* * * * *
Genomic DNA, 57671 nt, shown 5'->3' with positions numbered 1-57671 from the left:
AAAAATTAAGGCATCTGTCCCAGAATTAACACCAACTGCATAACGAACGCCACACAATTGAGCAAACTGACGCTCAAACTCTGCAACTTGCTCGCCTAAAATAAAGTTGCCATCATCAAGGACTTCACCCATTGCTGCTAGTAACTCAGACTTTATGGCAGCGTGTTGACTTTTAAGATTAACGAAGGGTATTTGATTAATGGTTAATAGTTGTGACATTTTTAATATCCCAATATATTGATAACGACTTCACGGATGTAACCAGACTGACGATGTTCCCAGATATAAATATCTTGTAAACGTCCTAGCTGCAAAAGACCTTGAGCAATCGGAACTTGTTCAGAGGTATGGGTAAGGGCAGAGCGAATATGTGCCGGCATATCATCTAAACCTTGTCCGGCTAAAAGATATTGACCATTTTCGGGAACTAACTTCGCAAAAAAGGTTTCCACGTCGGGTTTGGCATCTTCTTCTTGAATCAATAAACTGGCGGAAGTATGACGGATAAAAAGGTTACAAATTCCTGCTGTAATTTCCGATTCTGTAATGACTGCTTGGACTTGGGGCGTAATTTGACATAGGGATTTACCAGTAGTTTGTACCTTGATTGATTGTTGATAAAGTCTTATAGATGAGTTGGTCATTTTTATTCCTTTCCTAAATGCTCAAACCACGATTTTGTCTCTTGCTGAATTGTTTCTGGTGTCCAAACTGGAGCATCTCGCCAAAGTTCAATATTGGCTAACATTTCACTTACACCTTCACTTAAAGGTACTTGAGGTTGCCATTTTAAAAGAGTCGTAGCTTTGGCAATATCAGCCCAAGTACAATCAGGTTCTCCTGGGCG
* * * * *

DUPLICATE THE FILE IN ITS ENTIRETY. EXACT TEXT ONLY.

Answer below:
Genomic DNA, 57671 nt, shown 5'->3' with positions numbered 1-57671 from the left:
AAAAATTAAGGCATCTGTCCCAGAATTAACACCAACTGCATAACGAACGCCACACAATTGAGCAAACTGACGCTCAAACTCTGCAACTTGCTCGCCTAAAATAAAGTTGCCATCATCAAGGACTTCACCCATTGCTGCTAGTAACTCAGACTTTATGGCAGCGTGTTGACTTTTAAGATTAACGAAGGGTATTTGATTAATGGTTAATAGTTGTGACATTTTTAATATCCCAATATATTGATAACGACTTCACGGATGTAACCAGACTGACGATGTTCCCAGATATAAATATCTTGTAAACGTCCTAGCTGCAAAAGACCTTGAGCAATCGGAACTTGTTCAGAGGTATGGGTAAGGGCAGAGCGAATATGTGCCGGCATATCATCTAAACCTTGTCCGGCTAAAAGATATTGACCATTTTCGGGAACTAACTTCGCAAAAAAGGTTTCCACGTCGGGTTTGGCATCTTCTTCTTGAATCAATAAACTGGCGGAAGTATGACGGATAAAAAGGTTACAAATTCCTGCTGTAATTTCCGATTCTGTAATGACTGCTTGGACTTGGGGCGTAATTTGACATAGGGATTTACCAGTAGTTTGTACCTTGATTGATTGTTGATAAAGTCTTATAGATGAGTTGGTCATTTTTATTCCTTTCCTAAATGCTCAAACCACGATTTTGTCTCTTGCTGAATTGTTTCTGGTGTCCAAACTGGAGCATCTCGCCAAAGTTCAATATTGGCTAACATTTCACTTACACCTTCACTTAAAGGTACTTGAGGTTGCCATTTTAAAAGAGTCGTAGCTTTGGCAATATCAGCCCAAGTACAATCAGGTTCTCCTGGGCG